When I started shopping for a church, I decided I was going to take my time and find some place that I loved with a nice pastor, people who were at least as sane as I was, and comfortable pews. I spent the better part of my first eight months church hunting in the DC suburbs. Nearly every Sunday morning and Sunday evening, I visited a different church. I made a decision that I didn’t want to attend a church that made me feel like crap every Sunday. Having lived in that kind of church for most of my life, I was tired of waking up on Sunday mornings for an emotional beating. My views about Jesus and what it meant to follow him were slowly beginning to shift. The older I got, the more difficult it became to envision Heaven as an exclusive eternal hangout for evangelicals. Oh, I was definitely an evangelical, but even then I wondered why in the world Jesus would want to lock himself up in the same paradise with only evangelicals. That didn’t sound like Heaven.
So I began perusing the aisles of churches within a twelve-mile radius from where I lived. I tried many denominations—from a Lutheran to Church of Christ to Greek Orthodox to Non-denominational with a talented praise band and Non-denominational with an untalented praise band. The only kind of church I didn’t attend were ones with “Baptist” in their name. Again, that was shallow of me. But I was still in recovery, and at the time, still believed that I was recovering from being “Baptist.” After visiting twenty-six different churches, I spent an additional three months revisiting the ones I liked the most. Eventually I decided on my top three: A Presbyterian church with a tall beautiful white steeple and a congregation that believed the size of its organ pipes mattered; a non-denominational Bible church that boasted thousands of members, a THX-sound system, and a pastor who mentioned in almost every sermon that he was a “recovering Jew” (the term “Messianic Jew,” to him, sounded weak and unconvincing); and a church that, despite being confused about its spiritual orientation—it’s board was in the middle of a heated debate about whether it would remain Episcopalian or come out of the closet as Anglican—offered tremendous Biblical teaching and numerous opportunities for community outreach. I revisited my top three choices again. But I could not decide on a winner. I liked all of them for different reasons.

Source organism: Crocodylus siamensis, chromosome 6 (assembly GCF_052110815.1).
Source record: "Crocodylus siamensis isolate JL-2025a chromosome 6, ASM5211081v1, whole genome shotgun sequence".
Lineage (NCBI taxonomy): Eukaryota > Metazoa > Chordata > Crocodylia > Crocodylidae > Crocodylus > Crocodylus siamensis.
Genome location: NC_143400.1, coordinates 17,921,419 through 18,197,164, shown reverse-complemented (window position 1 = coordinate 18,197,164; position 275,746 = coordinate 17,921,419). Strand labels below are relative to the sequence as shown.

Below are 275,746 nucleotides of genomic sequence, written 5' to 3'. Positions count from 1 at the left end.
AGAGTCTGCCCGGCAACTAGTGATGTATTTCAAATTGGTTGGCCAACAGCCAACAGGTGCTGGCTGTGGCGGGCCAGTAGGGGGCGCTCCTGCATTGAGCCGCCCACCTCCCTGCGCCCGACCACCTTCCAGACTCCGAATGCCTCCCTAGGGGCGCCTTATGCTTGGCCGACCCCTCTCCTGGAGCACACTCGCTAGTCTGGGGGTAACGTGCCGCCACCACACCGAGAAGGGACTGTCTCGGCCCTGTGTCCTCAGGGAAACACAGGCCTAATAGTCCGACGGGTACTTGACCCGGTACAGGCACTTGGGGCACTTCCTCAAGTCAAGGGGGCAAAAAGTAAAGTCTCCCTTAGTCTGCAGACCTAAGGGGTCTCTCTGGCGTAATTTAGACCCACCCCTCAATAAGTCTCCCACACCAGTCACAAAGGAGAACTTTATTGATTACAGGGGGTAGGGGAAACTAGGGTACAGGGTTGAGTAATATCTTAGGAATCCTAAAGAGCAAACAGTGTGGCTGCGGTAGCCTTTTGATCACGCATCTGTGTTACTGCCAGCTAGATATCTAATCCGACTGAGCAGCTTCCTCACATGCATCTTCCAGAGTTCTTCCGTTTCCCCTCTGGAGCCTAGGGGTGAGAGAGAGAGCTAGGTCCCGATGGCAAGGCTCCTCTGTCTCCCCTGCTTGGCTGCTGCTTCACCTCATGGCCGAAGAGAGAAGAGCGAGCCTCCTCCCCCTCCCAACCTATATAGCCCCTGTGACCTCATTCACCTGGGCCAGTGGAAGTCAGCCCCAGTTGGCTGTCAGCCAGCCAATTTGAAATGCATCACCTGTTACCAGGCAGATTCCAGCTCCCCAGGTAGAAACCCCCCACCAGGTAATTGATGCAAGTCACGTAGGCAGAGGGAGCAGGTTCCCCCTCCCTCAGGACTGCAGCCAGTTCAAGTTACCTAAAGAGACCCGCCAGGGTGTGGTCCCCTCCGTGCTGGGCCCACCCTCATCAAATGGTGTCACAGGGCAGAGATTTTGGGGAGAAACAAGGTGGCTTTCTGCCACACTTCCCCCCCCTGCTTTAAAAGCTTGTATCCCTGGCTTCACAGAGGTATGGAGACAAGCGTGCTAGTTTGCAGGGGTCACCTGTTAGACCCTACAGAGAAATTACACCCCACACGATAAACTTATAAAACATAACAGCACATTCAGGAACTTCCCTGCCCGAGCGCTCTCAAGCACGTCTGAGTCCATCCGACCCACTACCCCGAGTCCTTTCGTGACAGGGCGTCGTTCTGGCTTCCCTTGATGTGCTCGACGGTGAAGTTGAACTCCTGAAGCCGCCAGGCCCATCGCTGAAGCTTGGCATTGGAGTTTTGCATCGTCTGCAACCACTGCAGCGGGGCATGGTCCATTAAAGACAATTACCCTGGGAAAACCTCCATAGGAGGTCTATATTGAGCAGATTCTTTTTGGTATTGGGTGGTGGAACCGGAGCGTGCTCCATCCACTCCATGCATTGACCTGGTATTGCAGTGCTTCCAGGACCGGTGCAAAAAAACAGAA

So rather than choosing a winner, I multi-churched…
© Matthew Paul Turner
Have you ever multi-churched?
The above picture was sent to me by @bigjohnhutton.